If you’re asking yourself, “is the publish or perish framework in academia an intersectional feminist issue?”, the answer is yes. Let us dive deep to understand why. There is a key phrase that need to be defined first so that we are on the same page about what we are discussing: ‘publish or perish’. This phrase that gained momentum around the early 2000s – the same time neoliberalism was coming in as an ominous cloud on the higher education sector. Neoliberalism was all about justifying public expenditure on universities – if this government portfolio was going to be run on taxpayer’s dollars, yet some academics were taking longer than ten years to finish their PhD – then an intervention was seen as needed. In came 4-year limits on PhDs and a push for industry collaborations.
When these kinds of principles dominate operations in universities, several problems emerge. Go too far, and you can see how disciplines like religion and philosophy, from which the government can see little financial return on investment (ROI), drop in esteem and funding. Indeed, the ‘Ph’ in ‘PhD’ is philosophy. Researchers are philosophers. We are thinkers. And thought cannot always be condensed into a handful of years. An Arts degree used to really mean something. Deep thinkers had a valued place in society, and it was understood that they needed to remain ‘secular’ from government and business so that these two sectors could each rely on their intellectual independence. Neoliberalism began to merge the three, and the high overlap is where everyone started to shit in everyone’s nest.
Research funding: An overview
Universities lost significant public funding when the government abandoned them to ‘find their own way’. One of their strategies for recouping what had been lost was international student revenue, but when it came to attracting research funding this became particularly saturated with cutthroat competition and research that could be commercialised and patented became clear winners. Federal Ministers started having despotic final-veto power over whose work could get funded. And while the work of those in industry does benefit from partnerships with academia, and academics benefit from leaving the silo of the ivory tower, an oft-unsaid power dynamic showed up here too in which the knowledge of practitioners in industry dropped in its own independent value.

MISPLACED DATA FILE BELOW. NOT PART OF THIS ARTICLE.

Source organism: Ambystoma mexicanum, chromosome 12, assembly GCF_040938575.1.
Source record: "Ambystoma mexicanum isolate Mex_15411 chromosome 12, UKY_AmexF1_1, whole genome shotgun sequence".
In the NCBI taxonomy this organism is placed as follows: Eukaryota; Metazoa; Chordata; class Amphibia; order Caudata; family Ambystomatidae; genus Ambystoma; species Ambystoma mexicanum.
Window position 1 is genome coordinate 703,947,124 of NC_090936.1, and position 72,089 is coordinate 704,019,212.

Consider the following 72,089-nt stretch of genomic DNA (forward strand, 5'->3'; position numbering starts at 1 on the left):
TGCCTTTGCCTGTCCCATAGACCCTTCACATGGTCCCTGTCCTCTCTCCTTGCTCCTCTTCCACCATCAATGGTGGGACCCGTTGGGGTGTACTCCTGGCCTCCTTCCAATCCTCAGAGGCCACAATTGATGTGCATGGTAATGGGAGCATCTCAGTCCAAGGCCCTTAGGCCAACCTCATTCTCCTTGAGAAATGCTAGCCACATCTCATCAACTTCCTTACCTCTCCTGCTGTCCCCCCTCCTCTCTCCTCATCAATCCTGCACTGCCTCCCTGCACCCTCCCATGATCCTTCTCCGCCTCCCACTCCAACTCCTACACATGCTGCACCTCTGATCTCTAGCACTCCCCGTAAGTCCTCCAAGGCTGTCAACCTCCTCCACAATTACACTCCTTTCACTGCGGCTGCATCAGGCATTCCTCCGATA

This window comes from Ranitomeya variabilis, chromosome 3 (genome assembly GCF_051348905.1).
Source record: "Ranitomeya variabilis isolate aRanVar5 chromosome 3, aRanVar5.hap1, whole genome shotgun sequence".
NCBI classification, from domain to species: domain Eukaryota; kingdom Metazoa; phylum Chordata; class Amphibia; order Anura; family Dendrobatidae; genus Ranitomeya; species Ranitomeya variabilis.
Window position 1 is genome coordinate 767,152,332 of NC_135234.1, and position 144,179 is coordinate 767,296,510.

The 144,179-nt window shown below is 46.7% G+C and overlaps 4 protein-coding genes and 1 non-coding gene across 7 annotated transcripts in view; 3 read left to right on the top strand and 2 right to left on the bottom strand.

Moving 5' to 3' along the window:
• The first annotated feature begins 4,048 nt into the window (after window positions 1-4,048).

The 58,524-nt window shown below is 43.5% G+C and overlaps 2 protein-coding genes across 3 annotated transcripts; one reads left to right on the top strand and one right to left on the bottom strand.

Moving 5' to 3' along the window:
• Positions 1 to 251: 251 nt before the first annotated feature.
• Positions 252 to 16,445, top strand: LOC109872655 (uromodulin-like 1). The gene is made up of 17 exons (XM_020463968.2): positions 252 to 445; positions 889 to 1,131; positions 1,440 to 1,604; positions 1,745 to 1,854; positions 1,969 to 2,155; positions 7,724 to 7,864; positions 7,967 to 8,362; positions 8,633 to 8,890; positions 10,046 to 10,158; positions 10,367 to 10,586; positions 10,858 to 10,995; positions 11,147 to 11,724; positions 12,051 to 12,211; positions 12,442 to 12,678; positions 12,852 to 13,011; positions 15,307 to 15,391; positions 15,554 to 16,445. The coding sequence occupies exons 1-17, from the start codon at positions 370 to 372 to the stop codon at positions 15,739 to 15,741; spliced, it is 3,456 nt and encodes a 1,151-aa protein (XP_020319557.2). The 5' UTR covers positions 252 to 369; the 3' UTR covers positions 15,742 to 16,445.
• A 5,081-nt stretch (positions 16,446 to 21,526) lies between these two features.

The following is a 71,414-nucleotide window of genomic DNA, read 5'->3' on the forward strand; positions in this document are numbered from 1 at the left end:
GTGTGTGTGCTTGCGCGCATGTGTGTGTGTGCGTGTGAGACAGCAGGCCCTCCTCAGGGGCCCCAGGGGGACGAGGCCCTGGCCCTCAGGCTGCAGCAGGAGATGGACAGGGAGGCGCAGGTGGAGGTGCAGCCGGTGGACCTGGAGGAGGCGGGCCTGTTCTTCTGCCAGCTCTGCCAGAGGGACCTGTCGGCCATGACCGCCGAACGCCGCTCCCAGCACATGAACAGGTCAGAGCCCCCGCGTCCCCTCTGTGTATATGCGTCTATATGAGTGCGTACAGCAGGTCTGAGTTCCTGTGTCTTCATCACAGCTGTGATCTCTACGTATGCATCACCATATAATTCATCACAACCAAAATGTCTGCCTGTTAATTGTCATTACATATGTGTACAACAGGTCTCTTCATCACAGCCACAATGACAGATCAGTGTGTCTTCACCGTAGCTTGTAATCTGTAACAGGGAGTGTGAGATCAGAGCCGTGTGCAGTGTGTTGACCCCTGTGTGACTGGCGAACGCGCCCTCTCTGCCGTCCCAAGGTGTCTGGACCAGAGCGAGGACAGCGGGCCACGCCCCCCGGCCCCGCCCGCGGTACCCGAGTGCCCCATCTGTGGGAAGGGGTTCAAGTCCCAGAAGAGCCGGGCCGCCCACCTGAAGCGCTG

Measuring quality? How is feminist research ranked?
So, the government pulled swathes of public funding for what is a public institution (and to this day, decades on, has not correctly updated its ‘Not for Profit’ status) and then asked researchers to fight among themselves to justify their worthiness for the little that was available. Enter academic narcissism. Ranking journals by their impact factor, only counting them on specific indexing sites over others, and other futile measures of quality such as the ERA, ‘Excellence in Research in Australia’ (or the ‘REF’ as UK’s equivalent) were all attempts to quantify the quality of research, and each one was another step removed from where the real assessment of quality lies – in the words themselves.